Shabbat morning I went to Sinagoga Rambam for Musaf, and was again greeted warmly by not only familiar faces but also familiar tunes.  After Musaf, everyone walked together to the lunchroom for a sit-down kiddush/light lunch which had foods like lox and crackers, assorted fruit platters, meat sliders, a variety of nuts, and a few different kinds of cookies.  Each week, community members take turns preparing and giving over a D’var Torah during this kiddush, and anyone in the community is invited to do so– men, women, children alike.  Although it was in Spanish, I was able to understand some of what the woman who spoke was talking about, and it seemed like she was discussing the importance of each community member’s role in the community, emphasizing that both women and men have integral roles but that they are distinct in their nature.  She used Moshe and his sister Miriam, mentioned in that week’s perasha, to illustrate her idea.  After she spoke, anyone present was invited to respond or bring up any other ideas or questions, which resulted in a beautiful dialogue between the community members.  What I most appreciated about their discussion was that Rabbi Barylka didn’t insert himself into the conversation unless a question was specifically directed towards him.  This enabled community members to respond to one another very genuinely and openly, without any fear of being criticized.  Once their discussion was done, I spoke for four or five minutes about S.A.C then answered a few of their questions.  The rest of Shabbat was very restful, as I went back to the Maitlis’s house after the kiddush and we just hung around there for the afternoon.

When Shabbat was over I met Alexis at the home of a 10th grade girl who was hosting a peula (activity) for any 10th graders involved in Yajad.  There were about ten kids there, and after I got to know them a little bit I gave them a presentation about S.A.C., after which they taught me a few different games that they like to play which I will definitely be bring back to Camp this summer! Though we don’t yet know for sure, hopefully a few of these kids will be able to come to Camp!!

Peula with 10th Graders

Peula with 10th Graders

On Sunday, after speaking to about fifteen 11th and 12th grade Madrichim (counselors) about joining our staff this summer, I watched them in action as they carried out a Tu Bishvat-themed program for over fifty kids in a park nearby.  They had art projects, games, trivia questions, and all sorts of other activities that they ran for the kids- all in a huge field area of the park, and under the beaming sun.  It made me wish that I could participate in the programs myself!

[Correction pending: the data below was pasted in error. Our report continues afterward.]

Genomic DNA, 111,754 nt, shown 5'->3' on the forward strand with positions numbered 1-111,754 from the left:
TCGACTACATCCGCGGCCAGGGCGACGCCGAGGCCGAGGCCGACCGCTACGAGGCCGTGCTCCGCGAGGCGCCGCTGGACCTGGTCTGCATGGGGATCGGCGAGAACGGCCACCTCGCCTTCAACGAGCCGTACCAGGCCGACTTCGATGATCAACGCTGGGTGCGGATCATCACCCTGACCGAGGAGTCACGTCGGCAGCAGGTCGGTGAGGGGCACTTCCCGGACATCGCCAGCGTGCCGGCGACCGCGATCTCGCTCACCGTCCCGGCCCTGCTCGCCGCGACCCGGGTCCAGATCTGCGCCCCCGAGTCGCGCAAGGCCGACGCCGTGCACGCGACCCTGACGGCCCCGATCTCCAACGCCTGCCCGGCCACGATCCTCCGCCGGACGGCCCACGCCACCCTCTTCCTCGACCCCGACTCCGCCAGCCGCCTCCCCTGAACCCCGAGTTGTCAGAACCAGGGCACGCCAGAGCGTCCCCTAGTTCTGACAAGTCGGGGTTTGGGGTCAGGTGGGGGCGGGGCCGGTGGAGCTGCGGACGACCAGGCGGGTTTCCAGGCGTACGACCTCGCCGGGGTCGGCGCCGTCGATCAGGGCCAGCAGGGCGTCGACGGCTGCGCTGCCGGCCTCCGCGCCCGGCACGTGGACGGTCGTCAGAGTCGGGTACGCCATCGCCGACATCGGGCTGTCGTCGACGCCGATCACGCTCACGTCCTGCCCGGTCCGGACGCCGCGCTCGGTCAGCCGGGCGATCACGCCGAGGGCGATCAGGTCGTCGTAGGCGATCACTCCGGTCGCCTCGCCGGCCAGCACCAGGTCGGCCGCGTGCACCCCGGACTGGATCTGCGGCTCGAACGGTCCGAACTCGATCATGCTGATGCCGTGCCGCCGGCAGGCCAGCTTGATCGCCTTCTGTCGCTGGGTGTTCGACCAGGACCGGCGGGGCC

Meeting with the Madrichim

Meeting with Madrichim

Program run by Madrichim

Program Run by Madrichim

In the evening, I returned to the school’s property to join the synagogue’s community for a Tu Bishvat event, which was one of the highlights of my trip.  About one hundred adults and kids gathered together at food-covered tables around a projector in the lunchroom, and proceeded to participate in a Tu Bishvat Seder! Members of the community took turns reading the slides which included different information about different foods, and after reciting the beracha on each different food everyone ate that food together.  There were also about five different songs that the kids had learned in school which different kids led the community in singing, and overall it seemed like kids and adults of all ages had a fantastic time learning, eating, and celebrating together.  What was most interesting to me about their seder was that they included four cups of wine dispersed throughout the evening, each of which symbolized something different.  The cups included one that was all white, one that white with a few drops of red, one that was half and half, and one that was all red.  Each of these cups symbolized a different season throughout the year, and the final one demonstrated our moving into the beautiful Spring time.  Everyone left the event smiling, and I was grateful that I had the opportunity to take part in it.

Overall, my trip to Madrid was fantastic.  I was able to spread the word about Sephardic Adventure Camp, and I was also given the opportunity to really get to know their wonderful community.  As we continue to prepare for Camp this summer, I am absolutely thrilled that at least two of their madrichim with join us as counselors and that we will hopefully have a few kids from their community as well.  Hopefully this is just one of many steps that the Seattle and Madrid communities take to further our relationship and join closer together.

Al Vuermos,

Julia Owen

March 21, 2016 · by  · in SAC Blog · Tags:

1 Comment

  1. Sylvia Tillman says:

    Thank you Julia for describing your amazing trip to a warm and hospitable community.

Leave a Reply